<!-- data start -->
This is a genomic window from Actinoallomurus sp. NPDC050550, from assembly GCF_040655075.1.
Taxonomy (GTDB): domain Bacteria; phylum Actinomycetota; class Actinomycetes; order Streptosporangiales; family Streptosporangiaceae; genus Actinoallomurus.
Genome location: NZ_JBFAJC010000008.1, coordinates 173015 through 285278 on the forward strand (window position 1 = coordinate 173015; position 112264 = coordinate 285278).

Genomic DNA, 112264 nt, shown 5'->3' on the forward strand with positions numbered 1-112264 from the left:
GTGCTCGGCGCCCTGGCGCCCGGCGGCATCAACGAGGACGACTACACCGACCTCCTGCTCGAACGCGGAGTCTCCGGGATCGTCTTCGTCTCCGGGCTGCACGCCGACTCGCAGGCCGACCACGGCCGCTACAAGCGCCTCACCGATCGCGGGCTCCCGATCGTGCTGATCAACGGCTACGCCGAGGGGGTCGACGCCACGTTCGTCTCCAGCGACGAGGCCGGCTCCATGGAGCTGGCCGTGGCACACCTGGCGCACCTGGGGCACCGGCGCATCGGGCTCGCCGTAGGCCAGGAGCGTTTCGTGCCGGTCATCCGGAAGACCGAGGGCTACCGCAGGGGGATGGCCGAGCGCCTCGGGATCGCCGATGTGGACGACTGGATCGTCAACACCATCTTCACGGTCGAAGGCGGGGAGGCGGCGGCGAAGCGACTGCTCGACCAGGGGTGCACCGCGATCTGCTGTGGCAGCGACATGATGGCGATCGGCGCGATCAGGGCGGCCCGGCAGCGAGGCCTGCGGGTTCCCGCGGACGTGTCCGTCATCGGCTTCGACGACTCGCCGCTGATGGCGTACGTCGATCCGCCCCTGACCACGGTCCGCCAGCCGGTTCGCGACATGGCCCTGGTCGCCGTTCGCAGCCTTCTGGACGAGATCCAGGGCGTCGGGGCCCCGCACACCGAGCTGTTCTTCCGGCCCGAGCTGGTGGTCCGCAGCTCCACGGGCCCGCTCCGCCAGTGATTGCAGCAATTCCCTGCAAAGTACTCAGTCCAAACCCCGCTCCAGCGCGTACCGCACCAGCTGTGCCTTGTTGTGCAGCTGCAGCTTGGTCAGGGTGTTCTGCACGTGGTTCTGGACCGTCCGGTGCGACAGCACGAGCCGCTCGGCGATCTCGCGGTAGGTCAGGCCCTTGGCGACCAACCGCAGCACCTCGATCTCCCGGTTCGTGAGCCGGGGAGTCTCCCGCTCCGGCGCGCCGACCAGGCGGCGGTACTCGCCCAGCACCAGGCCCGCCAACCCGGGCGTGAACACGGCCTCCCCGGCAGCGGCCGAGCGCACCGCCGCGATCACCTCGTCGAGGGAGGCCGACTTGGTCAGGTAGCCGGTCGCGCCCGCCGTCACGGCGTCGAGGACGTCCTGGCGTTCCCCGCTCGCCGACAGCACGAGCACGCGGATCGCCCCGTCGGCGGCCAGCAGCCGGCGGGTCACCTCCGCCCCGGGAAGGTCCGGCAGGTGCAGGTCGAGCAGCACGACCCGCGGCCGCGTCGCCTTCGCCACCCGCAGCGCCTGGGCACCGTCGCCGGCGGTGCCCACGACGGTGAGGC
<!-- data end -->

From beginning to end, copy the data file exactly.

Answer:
This is a genomic window from Actinoallomurus sp. NPDC050550, from assembly GCF_040655075.1.
Taxonomy (GTDB): domain Bacteria; phylum Actinomycetota; class Actinomycetes; order Streptosporangiales; family Streptosporangiaceae; genus Actinoallomurus.
Genome location: NZ_JBFAJC010000008.1, coordinates 173015 through 285278 on the forward strand (window position 1 = coordinate 173015; position 112264 = coordinate 285278).

Genomic DNA, 112264 nt, shown 5'->3' on the forward strand with positions numbered 1-112264 from the left:
GTGCTCGGCGCCCTGGCGCCCGGCGGCATCAACGAGGACGACTACACCGACCTCCTGCTCGAACGCGGAGTCTCCGGGATCGTCTTCGTCTCCGGGCTGCACGCCGACTCGCAGGCCGACCACGGCCGCTACAAGCGCCTCACCGATCGCGGGCTCCCGATCGTGCTGATCAACGGCTACGCCGAGGGGGTCGACGCCACGTTCGTCTCCAGCGACGAGGCCGGCTCCATGGAGCTGGCCGTGGCACACCTGGCGCACCTGGGGCACCGGCGCATCGGGCTCGCCGTAGGCCAGGAGCGTTTCGTGCCGGTCATCCGGAAGACCGAGGGCTACCGCAGGGGGATGGCCGAGCGCCTCGGGATCGCCGATGTGGACGACTGGATCGTCAACACCATCTTCACGGTCGAAGGCGGGGAGGCGGCGGCGAAGCGACTGCTCGACCAGGGGTGCACCGCGATCTGCTGTGGCAGCGACATGATGGCGATCGGCGCGATCAGGGCGGCCCGGCAGCGAGGCCTGCGGGTTCCCGCGGACGTGTCCGTCATCGGCTTCGACGACTCGCCGCTGATGGCGTACGTCGATCCGCCCCTGACCACGGTCCGCCAGCCGGTTCGCGACATGGCCCTGGTCGCCGTTCGCAGCCTTCTGGACGAGATCCAGGGCGTCGGGGCCCCGCACACCGAGCTGTTCTTCCGGCCCGAGCTGGTGGTCCGCAGCTCCACGGGCCCGCTCCGCCAGTGATTGCAGCAATTCCCTGCAAAGTACTCAGTCCAAACCCCGCTCCAGCGCGTACCGCACCAGCTGTGCCTTGTTGTGCAGCTGCAGCTTGGTCAGGGTGTTCTGCACGTGGTTCTGGACCGTCCGGTGCGACAGCACGAGCCGCTCGGCGATCTCGCGGTAGGTCAGGCCCTTGGCGACCAACCGCAGCACCTCGATCTCCCGGTTCGTGAGCCGGGGAGTCTCCCGCTCCGGCGCGCCGACCAGGCGGCGGTACTCGCCCAGCACCAGGCCCGCCAACCCGGGCGTGAACACGGCCTCCCCGGCAGCGGCCGAGCGCACCGCCGCGATCACCTCGTCGAGGGAGGCCGACTTGGTCAGGTAGCCGGTCGCGCCCGCCGTCACGGCGTCGAGGACGTCCTGGCGTTCCCCGCTCGCCGACAGCACGAGCACGCGGATCGCCCCGTCGGCGGCCAGCAGCCGGCGGGTCACCTCCGCCCCGGGAAGGTCCGGCAGGTGCAGGTCGAGCAGCACGACCCGCGGCCGCGTCGCCTTCGCCACCCGCAGCGCCTGGGCACCGTCGCCGGCGGTGCCCACGACGGTGAGGC